General Physics 3

A.Y. 2021/2022
Overall hours
FIS/01 FIS/02 FIS/03 FIS/04 FIS/05 FIS/06 FIS/07 FIS/08
Learning objectives
The course of General Physics 3 has the purpose of providing the basic concepts of relativity and quantum mechanics. Its goal is a review of the basic concepts of classical mechanics and of electromagnetism under the light shed by relativity and quantum physics with special attention to fundamental and unifying issues of the physics research such as the conservation laws, the symmetries and their physical meaning with some openings also to some recent findings.
Expected learning outcomes
Mastery of the subject matter of the program; basic knowledge of special relativity and quantum mechanics; capacity of analysis and synthesis that allow students to discuss in qualitative and quantitative ways the description of some essential aspects of the physical description of our universe.
Course syllabus and organization

Single session

Lesson period
Second semester
More specific information on the delivery modes of training activities for academic year 2021/22 will be provided over the coming months, based on the evolution of the public health situation
Course syllabus
The theory of relativity and quantum mechanics constitute the conceptual basis of the modern view of the physical world. Their knowledge has fundamentally changed both our representation of the world and the role we have in it. Since they concern the notions of space, time, interaction, and the intrinsic meaning of object and of physical law, these theories, should be a part, at least in their essential aspects, of the cultural heritage of every person interested in science. Moreover, their great formal and conceptual elegance is a prime example of the explanatory power of mathematics in physics.

The course, starting from the conceptual difficulties arising from the impossible coexistence of electromagnetism with classical mechanics, has as its objective the introduction to special relativity and quantum mechanics with special attention to their physical meaning and their vast conceptual implications. When appropriate and / or possible, experiments will also be made and the reading of famous passages taken from the literature will be done.
Few insights on some current problems in the physical research will also be provided.

Special Relativity: Maxwell's equations and their non-invariance under Galilean transformations. The vector potential. What is a physical law. Requests for invariance under the Euclidean and under the Galileo groups. The notions of space and time. Space-time.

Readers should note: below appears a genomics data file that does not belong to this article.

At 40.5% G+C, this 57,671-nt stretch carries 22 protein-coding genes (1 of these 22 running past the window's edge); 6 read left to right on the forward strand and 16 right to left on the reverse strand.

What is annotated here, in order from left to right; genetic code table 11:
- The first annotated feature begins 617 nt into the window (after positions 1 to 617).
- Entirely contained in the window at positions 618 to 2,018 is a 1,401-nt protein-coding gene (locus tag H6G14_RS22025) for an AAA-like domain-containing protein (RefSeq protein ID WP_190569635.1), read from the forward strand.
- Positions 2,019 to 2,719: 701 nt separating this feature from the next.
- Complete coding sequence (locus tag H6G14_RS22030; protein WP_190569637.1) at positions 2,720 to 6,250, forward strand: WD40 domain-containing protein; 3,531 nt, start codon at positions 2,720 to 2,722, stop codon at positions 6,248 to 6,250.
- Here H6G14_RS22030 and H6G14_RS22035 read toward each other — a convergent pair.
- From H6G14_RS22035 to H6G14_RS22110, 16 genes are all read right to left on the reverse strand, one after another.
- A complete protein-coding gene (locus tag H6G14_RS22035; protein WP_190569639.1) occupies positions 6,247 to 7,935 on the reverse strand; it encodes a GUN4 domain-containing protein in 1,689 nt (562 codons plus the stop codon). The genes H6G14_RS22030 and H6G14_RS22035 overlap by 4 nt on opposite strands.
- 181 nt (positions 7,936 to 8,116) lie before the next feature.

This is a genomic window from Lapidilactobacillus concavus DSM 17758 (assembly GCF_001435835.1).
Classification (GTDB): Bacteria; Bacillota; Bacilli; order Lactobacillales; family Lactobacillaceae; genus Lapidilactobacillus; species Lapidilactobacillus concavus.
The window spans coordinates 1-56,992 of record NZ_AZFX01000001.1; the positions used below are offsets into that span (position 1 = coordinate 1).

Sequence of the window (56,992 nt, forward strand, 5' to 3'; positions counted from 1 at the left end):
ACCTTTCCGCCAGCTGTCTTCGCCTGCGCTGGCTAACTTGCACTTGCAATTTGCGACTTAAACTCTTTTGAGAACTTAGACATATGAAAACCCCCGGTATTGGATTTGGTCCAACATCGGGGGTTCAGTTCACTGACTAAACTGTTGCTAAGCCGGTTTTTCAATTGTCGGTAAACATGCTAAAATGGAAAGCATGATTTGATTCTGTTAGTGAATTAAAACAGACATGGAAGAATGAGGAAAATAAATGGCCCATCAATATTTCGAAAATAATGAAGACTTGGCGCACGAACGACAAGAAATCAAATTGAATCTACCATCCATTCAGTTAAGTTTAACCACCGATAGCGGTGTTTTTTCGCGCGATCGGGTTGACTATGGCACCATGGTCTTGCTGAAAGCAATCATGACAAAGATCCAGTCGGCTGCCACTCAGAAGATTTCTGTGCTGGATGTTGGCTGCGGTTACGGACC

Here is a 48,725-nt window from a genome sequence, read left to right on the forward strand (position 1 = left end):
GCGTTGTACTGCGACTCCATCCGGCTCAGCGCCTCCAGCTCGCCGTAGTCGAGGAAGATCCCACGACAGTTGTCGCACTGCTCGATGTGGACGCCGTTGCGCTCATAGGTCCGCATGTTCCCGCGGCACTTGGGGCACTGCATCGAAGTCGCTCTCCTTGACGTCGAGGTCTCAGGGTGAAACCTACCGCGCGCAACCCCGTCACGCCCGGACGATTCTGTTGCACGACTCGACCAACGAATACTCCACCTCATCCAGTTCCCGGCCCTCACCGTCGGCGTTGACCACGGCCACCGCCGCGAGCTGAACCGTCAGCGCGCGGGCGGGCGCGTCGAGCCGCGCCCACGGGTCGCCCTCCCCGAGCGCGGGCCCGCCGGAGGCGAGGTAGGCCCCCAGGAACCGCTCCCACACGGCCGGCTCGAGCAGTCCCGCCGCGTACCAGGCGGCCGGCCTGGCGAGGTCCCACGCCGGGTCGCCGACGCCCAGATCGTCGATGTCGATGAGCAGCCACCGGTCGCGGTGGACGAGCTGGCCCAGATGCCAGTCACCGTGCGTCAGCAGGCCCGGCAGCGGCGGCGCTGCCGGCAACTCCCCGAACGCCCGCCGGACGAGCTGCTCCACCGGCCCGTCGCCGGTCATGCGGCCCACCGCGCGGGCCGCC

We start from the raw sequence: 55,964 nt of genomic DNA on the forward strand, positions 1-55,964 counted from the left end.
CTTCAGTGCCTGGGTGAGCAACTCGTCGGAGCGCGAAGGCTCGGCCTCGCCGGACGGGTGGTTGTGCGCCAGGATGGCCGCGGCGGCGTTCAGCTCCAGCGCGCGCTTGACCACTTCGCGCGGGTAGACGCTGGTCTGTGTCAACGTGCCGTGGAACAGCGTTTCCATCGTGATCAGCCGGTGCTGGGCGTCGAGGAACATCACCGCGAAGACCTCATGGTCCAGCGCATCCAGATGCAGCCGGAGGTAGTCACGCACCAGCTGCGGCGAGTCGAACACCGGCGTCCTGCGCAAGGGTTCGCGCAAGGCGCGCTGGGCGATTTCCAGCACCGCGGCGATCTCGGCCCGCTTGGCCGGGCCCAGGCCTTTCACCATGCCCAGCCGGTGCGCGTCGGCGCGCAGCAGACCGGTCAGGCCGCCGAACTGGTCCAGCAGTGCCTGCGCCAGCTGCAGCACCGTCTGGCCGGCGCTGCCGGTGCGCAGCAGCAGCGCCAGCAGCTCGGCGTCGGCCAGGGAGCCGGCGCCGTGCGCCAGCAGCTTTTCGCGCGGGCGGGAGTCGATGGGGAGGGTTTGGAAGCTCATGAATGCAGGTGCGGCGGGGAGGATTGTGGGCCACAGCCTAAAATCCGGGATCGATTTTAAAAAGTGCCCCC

The principle of relativity. Assumptions underlying the Lorentz transformations. Lorentz transformations. The relative nature of simultaneity. Length contraction and time dilation. Addition of velocities. Minkowski space-time. Scalar, contravariant and covariant vectors, controvariant and covariant tensors. Four-velocity and four-momentum, relativistic energy. First elements of relativistic dynamics: the four-force and four-acceleration. Relativistic Doppler effect and relativistic beaming. Relativistic formalism for electromagnetism.

Quantum mechanics
Some experimental results of matter optics. Scalar wave equation for matter beams. Non-relativistic approximation. Some experimental facts: quantized interaction. The Schrödinger equation. Einstein and de Broglie relations. Statistical interpretation of the wavefunction. Introduction of the notion of observable. Ehrenfest equation. Heisenberg's uncertainty relations. Applications of Schroedinger equation in one dimension. Finite dimensional quantum systems. Bell inequalities. States, observables and the general formalism of quantum mechanics.
Prerequisites for admission
Skills aquired in the course on mathematical analysis and general physics.
Teaching methods
Lectures and exercises
Teaching Resources
Gasperini M. Manuale di Relatività Ristretta, Springer-Verlag Milan 2010
Rindler W. Introduction to Special Relativity, Oxford University Press, 1991.
F. Schwabl, Quantum Mechanics, Springer, 2007
C. J. Isham, Lectures on Quantum Theory, Imperial College Press, 2004
Lecture notes "Quantum mechanics: a first involvement" available on the websites below
Other infos:
Assessment methods and Criteria
The final examination consists of three parts: a written exam and an oral exam.

- During the written exam, the student must solve some exercises, with the aim of assessing the student's ability to solve problems in quantum mechanics and special relativity. The duration of the written exam will be proportional to the number of exercises assigned, also taking into account the nature and complexity of the exercises themselves (however, the duration will not exceed three hours).
- The oral exam can be taken only if the written component has been successfully passed. In the oral exam, the student will be required to illustrate results presented during the course and will be required to solve problems regarding quantum mechanics and special relativity in order to evaluate her/his knowledge and comprehension of the arguments covered as well as the capacity to apply them.

The complete final examination is passed if all parts (written, oral) are successfully passed. Final marks are given using the numerical range 0-30, and will be communicated immediately after the oral examination.
FIS/01 - EXPERIMENTAL PHYSICS - University credits: 0
FIS/03 - PHYSICS OF MATTER - University credits: 0
FIS/04 - NUCLEAR AND SUBNUCLEAR PHYSICS - University credits: 0
FIS/05 - ASTRONOMY AND ASTROPHYSICS - University credits: 0
FIS/07 - APPLIED PHYSICS - University credits: 0
Practicals: 48 hours
Lessons: 45 hours
Educational website(s)
Friday 11-13 or simply on demand
Office - Virtual Room